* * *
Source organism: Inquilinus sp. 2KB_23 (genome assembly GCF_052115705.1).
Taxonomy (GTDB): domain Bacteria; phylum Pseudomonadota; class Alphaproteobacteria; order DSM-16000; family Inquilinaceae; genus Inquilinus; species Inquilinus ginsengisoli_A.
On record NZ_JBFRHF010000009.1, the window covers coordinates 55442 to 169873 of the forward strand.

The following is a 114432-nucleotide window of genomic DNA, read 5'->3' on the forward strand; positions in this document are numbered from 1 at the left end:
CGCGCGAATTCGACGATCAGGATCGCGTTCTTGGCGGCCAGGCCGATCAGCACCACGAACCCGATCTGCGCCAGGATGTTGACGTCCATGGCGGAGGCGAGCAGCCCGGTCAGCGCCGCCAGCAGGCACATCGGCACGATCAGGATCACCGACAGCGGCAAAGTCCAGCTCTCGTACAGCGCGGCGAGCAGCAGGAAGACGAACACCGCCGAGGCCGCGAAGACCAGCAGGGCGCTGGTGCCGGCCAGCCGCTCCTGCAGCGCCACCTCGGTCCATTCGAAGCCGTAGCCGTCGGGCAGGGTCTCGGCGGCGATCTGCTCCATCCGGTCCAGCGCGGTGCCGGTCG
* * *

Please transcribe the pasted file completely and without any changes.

Source organism: Inquilinus sp. 2KB_23 (genome assembly GCF_052115705.1).
Taxonomy (GTDB): domain Bacteria; phylum Pseudomonadota; class Alphaproteobacteria; order DSM-16000; family Inquilinaceae; genus Inquilinus; species Inquilinus ginsengisoli_A.
On record NZ_JBFRHF010000009.1, the window covers coordinates 55442 to 169873 of the forward strand.

The following is a 114432-nucleotide window of genomic DNA, read 5'->3' on the forward strand; positions in this document are numbered from 1 at the left end:
CGCGCGAATTCGACGATCAGGATCGCGTTCTTGGCGGCCAGGCCGATCAGCACCACGAACCCGATCTGCGCCAGGATGTTGACGTCCATGGCGGAGGCGAGCAGCCCGGTCAGCGCCGCCAGCAGGCACATCGGCACGATCAGGATCACCGACAGCGGCAAAGTCCAGCTCTCGTACAGCGCGGCGAGCAGCAGGAAGACGAACACCGCCGAGGCCGCGAAGACCAGCAGGGCGCTGGTGCCGGCCAGCCGCTCCTGCAGCGCCACCTCGGTCCATTCGAAGCCGTAGCCGTCGGGCAGGGTCTCGGCGGCGATCTGCTCCATCCGGTCCAGCGCGGTGCCGGTCG